Page 1
arXiv:1112.2995v1 [astro-ph.CO] 13 Dec 2011
Prepared for submission to JCAP
A gradient expansion for cosmological
backreaction
Kari EnqvistaShaun HotchkissaGerasimos Rigopoulosb
aUniversity of Helsinki and Helsinki Institute of Physics, P.O.Box 64, FIN-00014, University
of Helsinki, Finland
bInstitute for Theoretical Particle Physics and Cosmology, RWTH Aachen, D - 52056, Ger-
many
Abstract. We address the issue of cosmological backreaction from non-linear structure for-
mation by constructing an approximation for the time evolved metric of a dust dominated
universe based on a gradient expansion.Our metric begins as a perturbation of a flat
Friedmann-Robertson-Walker state described by a nearly scale invariant, Gaussian, power-
law distribution, and evolves in time until non-linear structures have formed. After describing
and attempting to control for certain complications in the implementation of this approach,
this metric then forms a working model of the universe. We numerically calculate the evo-
lution of the average scale factor in this model and hence the backreaction. We argue that,
despite its limitations, this model is more realistic than previous models that have confronted
the issue of backreaction. We find that the effects of backreaction in this model can be as
large as 5−10% of the background. This suggests that a proper understanding of the effects
of backreaction could be important for precision cosmology. However, in the most realistic
implementations of the model, the backreaction is never large enough to be responsible for
the observed accelerated expansion of the universe.
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Contents
1Introduction
1
2 The inhomogeneous CDM Universe as a series in spatial gradients
2.1Hamilton-Jacobi for CDM
2.2 The spherical case
2.3Potential complications for application to backreaction
2.4Backreaction in the synchronous gauge
2
3
8
9
10
3Numerical implementation
3.1Setting up the initial gravitational potential Φ(x)
3.2Dealing with the complications and presenting the backreaction
3.2.1The almost UV divergence
3.2.2Fixing the metric
3.2.3 Two definitions of Q and a
3.2.4Backreaction with artificial local isotropy
3.2.5Backreaction with the squared metric
3.2.6What our model universes look like
11
11
13
13
14
16
17
20
23
4Discussion
4.1Potential improvements to the model
4.2Conclusions
26
26
27
5Acknowledgements28
A The squared metric29
B Fixing the metric continuously29
1Introduction
The issue of cosmological backreaction has fueled a lively debate in the literature. The ques-
tion is: can inhomogeneities in our universe backreact and affect the average dynamics within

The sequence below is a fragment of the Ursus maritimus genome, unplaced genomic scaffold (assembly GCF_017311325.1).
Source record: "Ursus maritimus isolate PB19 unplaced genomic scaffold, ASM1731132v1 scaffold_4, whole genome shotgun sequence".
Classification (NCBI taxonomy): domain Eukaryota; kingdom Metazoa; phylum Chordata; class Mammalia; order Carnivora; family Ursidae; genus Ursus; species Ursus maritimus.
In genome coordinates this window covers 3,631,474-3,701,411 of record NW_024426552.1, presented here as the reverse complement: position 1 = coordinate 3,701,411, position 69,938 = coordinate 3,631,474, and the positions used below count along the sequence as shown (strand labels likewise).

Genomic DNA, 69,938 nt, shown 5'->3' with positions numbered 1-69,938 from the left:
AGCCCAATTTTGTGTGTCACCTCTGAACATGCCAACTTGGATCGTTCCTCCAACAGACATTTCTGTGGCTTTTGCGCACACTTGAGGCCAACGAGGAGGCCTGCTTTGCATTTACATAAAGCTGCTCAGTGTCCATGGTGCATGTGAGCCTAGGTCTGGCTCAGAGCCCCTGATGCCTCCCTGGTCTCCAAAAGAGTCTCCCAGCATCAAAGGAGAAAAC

our causal horizon such that the observed acceleration can be attributed to their influence?
If the answer is positive then the mystery of the cosmological constant will have found a
solution requiring no new physics but which will nevertheless demonstrate the subtlety of
gravitational phenomena. Even if the answer is negative, backreaction will be operative
at some level due to the non-linear nature of gravity and its effects may be visible in the
new generation of cosmological observations. Either way, calculating its magnitude is an
important cosmological question.
The problem with assessing the magnitude of this backreaction lies with the complexities
of the non-linear structures forming under gravity in the late universe. For example, using
second order perturbation theory falls short of providing an answer since the effect is expected
to emerge in the non-linear regime where perturbation theory breaks down. Attempts to
model the non-linear structures involving toy models of voids and overdensities may be
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useful for developing intuition but are nevertheless simplistic. N-body simulations imply
that the effect is small but they are Newtonian with small backreaction by construction;
the backreaction is a purely relativistic effect. A strong argument for the smallness of the
effect uses the fact that even with non-linear overdensities, the local metric perturbations
and peculiar velocities are still much smaller than unity (away from black holes) and that a
perturbative FRW framework should therefore hold. However, counterarguments have been
put forward involving subtleties in the choice of background employed in these treatments.
For references finding a a small backreaction and validating the perturbative nature of the
metric in the real universe see [2], [3], [4], [5] while arguments for significant backreaction can
be found in [6], [7], [8], [9]. For recent reviews of the subject with more extensive references
see [10–20].
In this paper we discuss cosmological backreaction in a novel manner, with a fully rel-
ativistic framework for a universe that begins as a perturbed Friedmann-Robertson-Walker,
Ω = 1, CDM universe. To be precise, we employ a gradient expansion to express the metric
as a series of terms with an increasing number of spatial gradients and coefficients which
are functions of proper time. The initial conditions are the standard adiabatic and Gaussian